With these departures, Western music was becoming less tied to a particular key. Composers were experimenting with using cadence to move or ‘modulate’ from one key to another (at first usually from I to V and back again). The scales of music were becoming more flexible and chromatic.
Resolution and Tonality
J.S. Bach was famous for his masterful modulations within small-scale pieces. However, Western music, in the time of C.P.E. Bach (one of sons of J.S. Bach), developed a new compositional technique based on moving a piece of music away from its home key and then resolving it back, in a very specific, formal way. C.P.E. Bach is actually credited with inventing this; it’s sometimes called ‘tonalism’ or ‘tonality’ or ‘Classical harmony’, and it underpins the Sonata and Symphony forms in Classical music.
These large-scale musical forms depend upon a sense of key (or ‘tonal centre). Compositions are given a strong sense of structure or ‘form’ (hence the term ‘Classical’ – like the structure of Classical Greek architecture), by moving themes away from the tonal centre and then back again. This is why parts of Sonatas and Symphonies are called ‘Movements’.
The use of tonality was hugely exciting development in Western music. It added a completely new dimension of semantic meaning to phrases and sections.
Naturally enough, Mozart was a wonderful exponent; and it isn’t just on a large scale – from movement to movement – that he makes use of it. On the smaller scale, of musical phrasing, he plays with our sense of key very subtly and expertly. In this way he adds a new level of context to his phrasing. Melodies are not just harmonised for colour, they take on a kind of abstract meaning depending on their relationship to the tonal centre. The effect is difficult to describe, but very powerful to the listener.
Someone might say of Mozart, ‘it feels so balanced’ – what they’re experiencing is the feeling of the balance and tensions of the melodic phrases moving around the tonal centre.
The usual pattern in early Sonata form (prior to Beethoven who began an era of much more adventurous use of tonality) was to move from I to V and back to I again. The resolution from V to I is a natural one; but in order to rest on the V for a while, the music must first cadence or resolve to it. So cadence will begin on the fifth of the fifth, which is II, and cadence to the V, then from the V cadence to the I.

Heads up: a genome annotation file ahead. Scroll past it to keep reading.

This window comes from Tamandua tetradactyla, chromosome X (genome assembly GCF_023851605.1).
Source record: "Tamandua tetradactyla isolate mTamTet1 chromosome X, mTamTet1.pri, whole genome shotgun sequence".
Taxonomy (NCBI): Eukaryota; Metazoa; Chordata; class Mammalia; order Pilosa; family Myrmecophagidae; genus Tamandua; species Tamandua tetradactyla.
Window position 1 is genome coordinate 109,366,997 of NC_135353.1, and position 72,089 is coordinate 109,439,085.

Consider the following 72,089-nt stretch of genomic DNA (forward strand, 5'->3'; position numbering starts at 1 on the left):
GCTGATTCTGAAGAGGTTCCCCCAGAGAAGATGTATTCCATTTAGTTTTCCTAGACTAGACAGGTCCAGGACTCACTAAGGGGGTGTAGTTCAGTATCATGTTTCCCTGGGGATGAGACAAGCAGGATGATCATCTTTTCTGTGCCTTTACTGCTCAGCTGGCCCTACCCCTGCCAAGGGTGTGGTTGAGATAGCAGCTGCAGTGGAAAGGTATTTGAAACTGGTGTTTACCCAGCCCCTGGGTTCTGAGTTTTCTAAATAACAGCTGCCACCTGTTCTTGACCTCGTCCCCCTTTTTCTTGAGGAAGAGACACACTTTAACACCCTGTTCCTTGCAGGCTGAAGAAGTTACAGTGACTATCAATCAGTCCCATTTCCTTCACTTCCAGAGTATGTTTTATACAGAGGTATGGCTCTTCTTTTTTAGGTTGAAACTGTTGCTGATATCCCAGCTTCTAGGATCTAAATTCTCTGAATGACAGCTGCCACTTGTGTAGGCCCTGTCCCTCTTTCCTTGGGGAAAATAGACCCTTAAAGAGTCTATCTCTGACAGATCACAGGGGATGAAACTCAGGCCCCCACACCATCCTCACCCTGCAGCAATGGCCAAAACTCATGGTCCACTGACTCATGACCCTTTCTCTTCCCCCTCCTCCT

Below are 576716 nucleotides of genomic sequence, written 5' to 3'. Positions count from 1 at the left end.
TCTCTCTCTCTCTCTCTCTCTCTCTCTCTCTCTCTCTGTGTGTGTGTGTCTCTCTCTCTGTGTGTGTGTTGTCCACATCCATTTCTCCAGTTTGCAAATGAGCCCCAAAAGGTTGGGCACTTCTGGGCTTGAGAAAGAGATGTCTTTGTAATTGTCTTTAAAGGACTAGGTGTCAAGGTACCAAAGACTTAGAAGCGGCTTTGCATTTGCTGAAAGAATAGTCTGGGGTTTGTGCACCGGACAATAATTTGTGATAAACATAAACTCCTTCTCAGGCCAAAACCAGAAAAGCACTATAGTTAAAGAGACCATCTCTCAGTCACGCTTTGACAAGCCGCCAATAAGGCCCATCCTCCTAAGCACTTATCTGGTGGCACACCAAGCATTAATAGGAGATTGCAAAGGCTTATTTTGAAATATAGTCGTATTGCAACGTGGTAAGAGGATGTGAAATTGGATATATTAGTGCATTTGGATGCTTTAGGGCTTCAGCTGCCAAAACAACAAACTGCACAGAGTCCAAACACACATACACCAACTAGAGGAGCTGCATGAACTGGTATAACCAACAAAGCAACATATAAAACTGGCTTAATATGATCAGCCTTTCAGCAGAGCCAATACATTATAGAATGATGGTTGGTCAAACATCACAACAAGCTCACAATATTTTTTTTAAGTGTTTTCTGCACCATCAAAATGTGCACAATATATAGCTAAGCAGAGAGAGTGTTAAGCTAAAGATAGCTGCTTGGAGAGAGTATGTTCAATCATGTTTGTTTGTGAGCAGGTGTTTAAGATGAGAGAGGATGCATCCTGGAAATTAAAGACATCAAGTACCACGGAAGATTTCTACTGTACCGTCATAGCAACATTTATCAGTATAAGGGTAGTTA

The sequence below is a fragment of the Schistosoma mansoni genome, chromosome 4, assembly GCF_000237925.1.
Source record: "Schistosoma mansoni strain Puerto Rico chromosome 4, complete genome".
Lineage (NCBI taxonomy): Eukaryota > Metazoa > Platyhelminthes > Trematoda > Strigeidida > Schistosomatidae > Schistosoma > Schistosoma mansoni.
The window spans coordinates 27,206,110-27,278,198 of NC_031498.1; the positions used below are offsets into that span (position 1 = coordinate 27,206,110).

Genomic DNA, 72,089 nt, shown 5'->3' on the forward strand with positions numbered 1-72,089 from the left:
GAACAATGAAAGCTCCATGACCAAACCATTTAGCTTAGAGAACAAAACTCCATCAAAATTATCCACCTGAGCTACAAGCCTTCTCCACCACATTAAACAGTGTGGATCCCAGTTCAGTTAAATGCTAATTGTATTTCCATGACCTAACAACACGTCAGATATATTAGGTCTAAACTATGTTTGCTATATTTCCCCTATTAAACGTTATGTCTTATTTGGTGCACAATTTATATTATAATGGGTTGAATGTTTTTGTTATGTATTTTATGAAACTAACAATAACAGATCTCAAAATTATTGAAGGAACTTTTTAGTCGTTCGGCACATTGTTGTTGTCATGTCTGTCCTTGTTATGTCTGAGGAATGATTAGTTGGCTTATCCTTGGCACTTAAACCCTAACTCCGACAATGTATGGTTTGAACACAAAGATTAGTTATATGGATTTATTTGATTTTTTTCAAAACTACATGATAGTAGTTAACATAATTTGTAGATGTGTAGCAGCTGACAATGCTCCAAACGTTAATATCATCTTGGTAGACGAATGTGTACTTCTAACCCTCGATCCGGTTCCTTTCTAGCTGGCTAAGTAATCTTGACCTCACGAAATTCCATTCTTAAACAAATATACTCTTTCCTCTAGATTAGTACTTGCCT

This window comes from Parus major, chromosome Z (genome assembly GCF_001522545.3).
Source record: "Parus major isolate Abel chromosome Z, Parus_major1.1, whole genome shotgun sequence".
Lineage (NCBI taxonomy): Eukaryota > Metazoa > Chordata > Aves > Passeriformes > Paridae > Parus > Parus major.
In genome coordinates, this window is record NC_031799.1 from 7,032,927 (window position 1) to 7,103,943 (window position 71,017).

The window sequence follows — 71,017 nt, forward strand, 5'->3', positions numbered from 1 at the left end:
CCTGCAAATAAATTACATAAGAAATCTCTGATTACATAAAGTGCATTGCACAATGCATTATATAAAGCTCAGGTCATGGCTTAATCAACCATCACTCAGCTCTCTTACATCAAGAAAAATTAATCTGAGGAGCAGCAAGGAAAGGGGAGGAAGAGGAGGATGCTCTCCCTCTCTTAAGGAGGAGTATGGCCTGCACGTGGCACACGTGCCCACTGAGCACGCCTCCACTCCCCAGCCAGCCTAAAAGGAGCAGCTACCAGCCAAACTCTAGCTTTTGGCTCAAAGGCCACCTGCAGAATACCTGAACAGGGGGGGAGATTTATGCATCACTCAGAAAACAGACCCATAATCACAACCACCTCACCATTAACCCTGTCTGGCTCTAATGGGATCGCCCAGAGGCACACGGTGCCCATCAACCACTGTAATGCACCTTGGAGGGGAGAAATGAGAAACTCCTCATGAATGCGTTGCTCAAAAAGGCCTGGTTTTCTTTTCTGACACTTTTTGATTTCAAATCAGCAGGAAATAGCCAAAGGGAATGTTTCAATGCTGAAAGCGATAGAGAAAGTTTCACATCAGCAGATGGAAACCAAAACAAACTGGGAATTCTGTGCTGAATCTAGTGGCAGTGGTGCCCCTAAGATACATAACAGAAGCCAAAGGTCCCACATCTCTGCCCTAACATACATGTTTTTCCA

From that we get the II-V-I (‘two-five-one’) progression.
This became a very important progression in Jazz. If you have a look at the long chorus in the Jazz standard ‘That Old Devil Called Love’ you can see that, as well as a lot of chromaticism, it’s full of II-V-I progressions based on different tonal centres.
Fm-Bb-Eb (II-V-I to Eb) … Cm7-Fm-Bb (II-V-I to Bb) … D7-(Ab in passing)-Gm7-C7 (II-V-I to C) … C7-F9-Bb7 (II-V-I to Bb) …
The Circle of Fifths
It’s possible to extend the II-V-I further, starting at a fifth above each chord and resolving, so you you get VI-II-V-I, or III-VI-II-V-I … or further: in theory you can go all the way round the ‘circle of fifths’ and back to the starting point. Although few songs extend that far, Classic Jazz is full of such segments of the Circle of Fifths.
The cadencing of the resolving fifths gives a satisfying feeling of forward movement, and the changes in key (or ‘tonality’) give the player melodic material to work from.
During the late 19th and early 20th Centuries, adventurous Classical composers felt they had extended tonalism as far as it would go; some began to use new techniques of ‘atonalism’, but others began to explore earlier music, including medieval modalism.
In avante-garde Jazz during the 60s, the II-V-I pattern common to Jazz standards started to many musicians to feel like a cliche – the same chord patterns again and again, the same repeating key changes like gear changes in a car. It was predictable and boring. It was probably in part the influence of 20th Century classical music, and also partly the influence of blues and rock, which have always naturally used a lot of Dorian mode; but Jazz musicians during this time also returned to modalism as a freer, simpler, spacier basis for their compositions.